Has it really been 20 years? Goddamn, I feel old. In 1994 PG (Pre-Grymm), I was a high-school sophomore with an in-between mullet/long-hair, burnt out on mainstream metal (“90s Metal Weirdness,” anyone?), and I was looking for darker, heavier, faster affairs. With some recommendations from friends as well as some trusty advice from the long-dormant-and-majorly-missed Metal Maniacs magazine, I would be introduced to a slew of new (to me) bands, including one by a bunch of teenagers from Norway who would be creating, and later changing, the blackest of all musical landscapes to come and in the process, shaping my future musical tastes.
Yes, In the Nightside Eclipse, Emperor‘s scene-shaping full-length debut, turns 20 this month. Yes, you know the controversy surrounding this album, and respectfully, I’m not going to go there. Besides, while their contemporaries in Norway had been in the papers due to similar crimes or actions (Burzum and Mayhem, to name just two), how many of them could back that up with quality, thought-provoking, and challenging music with multiple layers to peel away and expose to the bitter winds? Yeah. So this will strictly focus on the music and not the extra-curricular bullshit. Onward…
With a foreboding, ominous keyboard introduction giving way to thunder, “Into the Infinity of Thoughts” is an unforgettable opening track. The blackened, rotting ingredients were all there: tremolo-picked melodies, frenetic blast-beat drumming, Ihsahn’s unearthly screeching and howling, somewhat audible bass (if you purchased one of the later re-issues, that is), choir-like keyboards, eerie spoken word, sudden abrupt endings… all of it. Sure, it’s all been done to death by many lesser hands since (*leering at Cradle of Filth*), but Emperor kept it tasteful not only in the opener, but throughout the album.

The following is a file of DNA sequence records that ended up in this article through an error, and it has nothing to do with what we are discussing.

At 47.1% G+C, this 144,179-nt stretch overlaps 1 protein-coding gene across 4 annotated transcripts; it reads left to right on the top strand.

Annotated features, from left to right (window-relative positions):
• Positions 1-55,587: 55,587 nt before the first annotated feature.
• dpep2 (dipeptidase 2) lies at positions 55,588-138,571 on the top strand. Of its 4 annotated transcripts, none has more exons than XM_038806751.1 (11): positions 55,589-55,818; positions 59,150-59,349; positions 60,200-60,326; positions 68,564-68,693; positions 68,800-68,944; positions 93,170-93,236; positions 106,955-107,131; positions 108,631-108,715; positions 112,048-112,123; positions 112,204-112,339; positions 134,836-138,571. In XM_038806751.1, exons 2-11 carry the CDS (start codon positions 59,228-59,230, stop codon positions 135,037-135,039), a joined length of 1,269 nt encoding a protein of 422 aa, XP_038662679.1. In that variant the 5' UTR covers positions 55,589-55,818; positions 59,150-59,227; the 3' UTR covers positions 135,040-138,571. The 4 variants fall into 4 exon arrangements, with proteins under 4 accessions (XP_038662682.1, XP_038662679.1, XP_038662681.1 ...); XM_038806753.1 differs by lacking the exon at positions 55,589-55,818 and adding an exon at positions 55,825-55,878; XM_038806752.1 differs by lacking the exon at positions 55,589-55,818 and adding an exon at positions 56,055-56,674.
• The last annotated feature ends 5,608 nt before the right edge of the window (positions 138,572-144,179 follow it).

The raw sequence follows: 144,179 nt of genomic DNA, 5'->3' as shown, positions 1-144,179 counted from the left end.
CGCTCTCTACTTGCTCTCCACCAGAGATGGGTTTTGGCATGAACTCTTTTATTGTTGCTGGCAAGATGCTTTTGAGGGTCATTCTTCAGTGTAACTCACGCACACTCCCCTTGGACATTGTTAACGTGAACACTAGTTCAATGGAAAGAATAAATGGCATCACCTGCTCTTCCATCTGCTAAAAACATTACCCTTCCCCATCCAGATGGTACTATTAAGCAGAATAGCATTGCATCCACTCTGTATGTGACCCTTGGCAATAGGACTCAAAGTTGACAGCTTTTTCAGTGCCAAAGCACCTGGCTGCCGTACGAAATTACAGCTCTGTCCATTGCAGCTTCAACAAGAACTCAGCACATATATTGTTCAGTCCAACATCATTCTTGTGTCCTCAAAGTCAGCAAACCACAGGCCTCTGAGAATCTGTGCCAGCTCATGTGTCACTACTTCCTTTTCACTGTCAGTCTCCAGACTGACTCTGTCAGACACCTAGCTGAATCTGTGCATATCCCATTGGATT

How Ihsahn and guitar co-hort Samoth were able to craft such a dense atmospheric aura at such a tender young age is still baffling. Closer and perennial live favorite “Inno A Satana” featured impressive clean singing by Ihsahn, precise drumming by Faust, and of course that majestic intro tremolo melody. It was clear why Ihsahn would lead the charge in the music and lyric-writing. Even at the young age of 17, he already had a good grasp of layers, melody, atmosphere, and mood. Even the awkwardly named “I Am the Black Wizards,” with its complex melodies (which, when played live, is coupled with Ihsahn’s screeching, which is in itself mind-blowing), abrupt mood and tempo changes, and enthralling atmosphere, showed that Ihsahn really is all of those black wizards, and would later become the 8-stringed guitar master he is now.
The production by Pytten at Grieghallen, even for its time, was not like most black metal. Sure, it’s trebly as all get-out, but there was great care to make sure everything was audible. That said, In the Nightside Eclipse, despite being groundbreaking for its time, doesn’t quite hold up as well as its direct follow-up, Anthems to the Welkin at Dusk, in terms of sheer depth and songwriting. However, Emperor laid the groundwork for many contemporary black metal bands, and cemented them as leaders of their blackened craft with In the Nightside Eclipse. A sizable debt is owed to Ihsahn and company for their contributions to the black arts. If you want to know where it all started, In the Nightside Eclipse is your cosmic key. [I miss Metal Maniacs too! – Steel “Living in the Past” Druhm].